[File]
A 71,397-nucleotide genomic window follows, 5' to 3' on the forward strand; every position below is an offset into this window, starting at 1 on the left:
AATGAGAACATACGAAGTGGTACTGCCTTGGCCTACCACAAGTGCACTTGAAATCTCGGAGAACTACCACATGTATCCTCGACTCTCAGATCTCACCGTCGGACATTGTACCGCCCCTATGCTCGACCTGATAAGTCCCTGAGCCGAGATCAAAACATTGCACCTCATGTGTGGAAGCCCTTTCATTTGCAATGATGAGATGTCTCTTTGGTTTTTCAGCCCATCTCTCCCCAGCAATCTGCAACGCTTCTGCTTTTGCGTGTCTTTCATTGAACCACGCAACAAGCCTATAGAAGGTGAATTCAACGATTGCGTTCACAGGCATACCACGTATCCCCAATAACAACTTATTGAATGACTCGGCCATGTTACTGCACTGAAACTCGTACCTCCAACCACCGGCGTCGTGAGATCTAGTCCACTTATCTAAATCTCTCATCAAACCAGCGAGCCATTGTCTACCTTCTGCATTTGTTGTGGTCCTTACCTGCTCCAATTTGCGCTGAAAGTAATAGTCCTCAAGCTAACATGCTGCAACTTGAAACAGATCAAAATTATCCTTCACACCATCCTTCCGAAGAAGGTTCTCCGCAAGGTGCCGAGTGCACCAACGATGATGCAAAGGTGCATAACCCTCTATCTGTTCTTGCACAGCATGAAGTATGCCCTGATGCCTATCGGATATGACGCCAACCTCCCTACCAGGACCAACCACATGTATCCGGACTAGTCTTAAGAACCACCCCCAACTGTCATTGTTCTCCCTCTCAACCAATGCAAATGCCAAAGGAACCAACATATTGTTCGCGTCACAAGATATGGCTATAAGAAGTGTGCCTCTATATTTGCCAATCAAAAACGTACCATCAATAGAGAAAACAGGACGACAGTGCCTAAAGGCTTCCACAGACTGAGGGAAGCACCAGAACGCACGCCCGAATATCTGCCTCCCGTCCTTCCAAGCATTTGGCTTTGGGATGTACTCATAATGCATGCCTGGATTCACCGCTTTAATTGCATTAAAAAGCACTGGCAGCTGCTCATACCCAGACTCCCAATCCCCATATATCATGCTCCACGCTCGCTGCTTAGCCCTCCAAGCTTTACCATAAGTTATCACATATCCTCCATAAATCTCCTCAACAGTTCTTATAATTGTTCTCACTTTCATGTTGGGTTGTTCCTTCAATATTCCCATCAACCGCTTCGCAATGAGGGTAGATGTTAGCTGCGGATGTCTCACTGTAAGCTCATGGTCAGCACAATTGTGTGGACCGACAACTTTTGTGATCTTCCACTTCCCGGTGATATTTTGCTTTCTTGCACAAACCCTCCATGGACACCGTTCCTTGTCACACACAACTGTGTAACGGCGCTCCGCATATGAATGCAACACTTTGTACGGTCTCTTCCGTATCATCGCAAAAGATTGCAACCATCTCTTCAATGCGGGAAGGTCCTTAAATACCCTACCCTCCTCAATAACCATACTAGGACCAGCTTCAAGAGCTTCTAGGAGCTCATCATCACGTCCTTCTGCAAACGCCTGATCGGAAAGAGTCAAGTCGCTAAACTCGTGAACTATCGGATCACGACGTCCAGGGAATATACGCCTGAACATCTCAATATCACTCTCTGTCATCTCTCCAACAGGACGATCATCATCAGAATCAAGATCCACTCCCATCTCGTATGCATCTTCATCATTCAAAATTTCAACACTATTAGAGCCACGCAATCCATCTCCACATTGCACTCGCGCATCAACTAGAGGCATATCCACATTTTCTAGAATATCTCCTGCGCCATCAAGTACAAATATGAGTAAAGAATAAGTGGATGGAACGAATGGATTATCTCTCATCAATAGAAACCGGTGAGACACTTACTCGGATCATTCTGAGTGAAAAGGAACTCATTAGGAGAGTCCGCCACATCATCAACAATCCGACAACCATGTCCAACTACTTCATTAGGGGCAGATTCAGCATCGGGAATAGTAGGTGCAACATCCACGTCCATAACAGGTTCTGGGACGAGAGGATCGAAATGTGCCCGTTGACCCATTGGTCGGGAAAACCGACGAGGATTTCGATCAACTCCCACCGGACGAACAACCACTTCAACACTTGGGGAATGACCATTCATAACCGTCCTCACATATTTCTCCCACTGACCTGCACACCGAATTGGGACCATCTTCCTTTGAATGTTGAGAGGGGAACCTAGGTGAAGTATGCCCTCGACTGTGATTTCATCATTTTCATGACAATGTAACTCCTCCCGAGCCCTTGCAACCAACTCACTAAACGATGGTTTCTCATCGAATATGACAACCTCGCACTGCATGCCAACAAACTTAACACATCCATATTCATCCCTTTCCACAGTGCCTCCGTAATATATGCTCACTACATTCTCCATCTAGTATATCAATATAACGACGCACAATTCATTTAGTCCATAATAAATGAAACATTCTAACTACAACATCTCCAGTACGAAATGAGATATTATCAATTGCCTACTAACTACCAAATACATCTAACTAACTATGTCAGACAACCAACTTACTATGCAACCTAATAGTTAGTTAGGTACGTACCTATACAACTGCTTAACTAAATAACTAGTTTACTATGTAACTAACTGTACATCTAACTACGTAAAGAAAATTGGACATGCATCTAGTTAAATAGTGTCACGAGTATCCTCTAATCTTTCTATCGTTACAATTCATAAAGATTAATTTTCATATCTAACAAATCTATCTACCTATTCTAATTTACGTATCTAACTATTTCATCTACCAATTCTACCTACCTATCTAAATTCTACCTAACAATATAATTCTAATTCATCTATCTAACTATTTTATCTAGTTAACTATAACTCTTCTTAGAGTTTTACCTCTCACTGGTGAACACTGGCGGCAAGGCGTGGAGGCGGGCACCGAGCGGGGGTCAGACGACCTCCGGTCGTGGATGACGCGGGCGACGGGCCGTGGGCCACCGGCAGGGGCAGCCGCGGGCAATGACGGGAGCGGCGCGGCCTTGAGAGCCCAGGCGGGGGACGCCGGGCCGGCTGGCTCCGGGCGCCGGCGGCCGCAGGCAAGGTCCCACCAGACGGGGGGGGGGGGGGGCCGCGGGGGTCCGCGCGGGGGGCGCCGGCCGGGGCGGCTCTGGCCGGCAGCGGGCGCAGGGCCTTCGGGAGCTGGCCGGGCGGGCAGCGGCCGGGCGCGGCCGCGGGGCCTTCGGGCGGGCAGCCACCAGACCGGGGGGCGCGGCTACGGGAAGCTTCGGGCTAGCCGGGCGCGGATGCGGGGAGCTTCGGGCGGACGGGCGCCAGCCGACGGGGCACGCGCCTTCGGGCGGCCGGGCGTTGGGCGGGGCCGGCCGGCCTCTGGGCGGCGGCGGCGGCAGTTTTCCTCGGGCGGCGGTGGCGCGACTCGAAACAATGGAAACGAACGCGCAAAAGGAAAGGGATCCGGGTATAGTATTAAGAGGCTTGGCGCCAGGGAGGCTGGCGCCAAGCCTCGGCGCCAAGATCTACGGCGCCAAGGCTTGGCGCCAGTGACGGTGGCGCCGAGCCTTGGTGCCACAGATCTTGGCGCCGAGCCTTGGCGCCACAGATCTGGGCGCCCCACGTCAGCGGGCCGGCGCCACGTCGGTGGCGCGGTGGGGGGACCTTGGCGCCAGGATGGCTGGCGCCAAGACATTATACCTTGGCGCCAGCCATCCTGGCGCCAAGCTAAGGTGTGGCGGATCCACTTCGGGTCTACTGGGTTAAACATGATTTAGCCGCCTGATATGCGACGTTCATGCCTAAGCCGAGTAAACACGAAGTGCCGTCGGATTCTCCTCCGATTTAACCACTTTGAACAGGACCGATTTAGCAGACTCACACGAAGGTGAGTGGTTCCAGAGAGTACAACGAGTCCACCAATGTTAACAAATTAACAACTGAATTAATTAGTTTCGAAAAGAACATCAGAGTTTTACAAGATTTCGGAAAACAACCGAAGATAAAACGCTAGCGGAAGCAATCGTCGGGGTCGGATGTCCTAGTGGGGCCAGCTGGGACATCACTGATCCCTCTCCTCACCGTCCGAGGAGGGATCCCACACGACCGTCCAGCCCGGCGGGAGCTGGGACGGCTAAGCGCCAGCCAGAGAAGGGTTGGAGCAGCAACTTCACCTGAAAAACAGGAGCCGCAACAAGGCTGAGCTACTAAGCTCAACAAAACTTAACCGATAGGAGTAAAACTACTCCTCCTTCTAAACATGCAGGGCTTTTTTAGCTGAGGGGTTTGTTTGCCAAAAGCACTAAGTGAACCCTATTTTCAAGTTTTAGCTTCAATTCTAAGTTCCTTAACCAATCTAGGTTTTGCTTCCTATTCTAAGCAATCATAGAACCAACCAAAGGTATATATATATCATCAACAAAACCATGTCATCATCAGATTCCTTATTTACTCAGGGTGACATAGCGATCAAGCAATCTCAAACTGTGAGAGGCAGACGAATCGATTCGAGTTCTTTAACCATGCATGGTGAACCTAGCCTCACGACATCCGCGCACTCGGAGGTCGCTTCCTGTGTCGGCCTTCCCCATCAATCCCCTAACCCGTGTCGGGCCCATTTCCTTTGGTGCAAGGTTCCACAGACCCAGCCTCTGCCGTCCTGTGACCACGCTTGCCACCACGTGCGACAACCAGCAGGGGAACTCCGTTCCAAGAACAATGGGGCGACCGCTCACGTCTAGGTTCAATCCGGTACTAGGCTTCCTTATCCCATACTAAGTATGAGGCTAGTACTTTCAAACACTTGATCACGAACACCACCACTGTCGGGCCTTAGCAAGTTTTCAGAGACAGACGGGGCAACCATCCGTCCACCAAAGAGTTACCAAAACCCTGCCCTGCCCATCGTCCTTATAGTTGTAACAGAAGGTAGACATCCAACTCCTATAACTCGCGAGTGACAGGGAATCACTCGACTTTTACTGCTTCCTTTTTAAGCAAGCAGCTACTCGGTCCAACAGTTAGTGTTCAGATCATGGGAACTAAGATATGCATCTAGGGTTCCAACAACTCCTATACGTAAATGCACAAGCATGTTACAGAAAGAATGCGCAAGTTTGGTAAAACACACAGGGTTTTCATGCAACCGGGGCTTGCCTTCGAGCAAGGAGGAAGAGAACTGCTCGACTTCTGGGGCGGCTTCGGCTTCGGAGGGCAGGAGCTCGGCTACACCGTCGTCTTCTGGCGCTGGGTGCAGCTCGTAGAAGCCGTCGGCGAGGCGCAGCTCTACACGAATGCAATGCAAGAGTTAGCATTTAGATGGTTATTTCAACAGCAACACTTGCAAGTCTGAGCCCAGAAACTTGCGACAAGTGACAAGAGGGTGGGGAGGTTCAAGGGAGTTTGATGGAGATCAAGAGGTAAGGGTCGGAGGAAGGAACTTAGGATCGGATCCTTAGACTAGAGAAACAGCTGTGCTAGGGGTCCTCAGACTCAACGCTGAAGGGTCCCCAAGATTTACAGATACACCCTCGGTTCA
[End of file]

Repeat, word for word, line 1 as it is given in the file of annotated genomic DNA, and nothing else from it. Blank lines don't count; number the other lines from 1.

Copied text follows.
A 71,397-nucleotide genomic window follows, 5' to 3' on the forward strand; every position below is an offset into this window, starting at 1 on the left: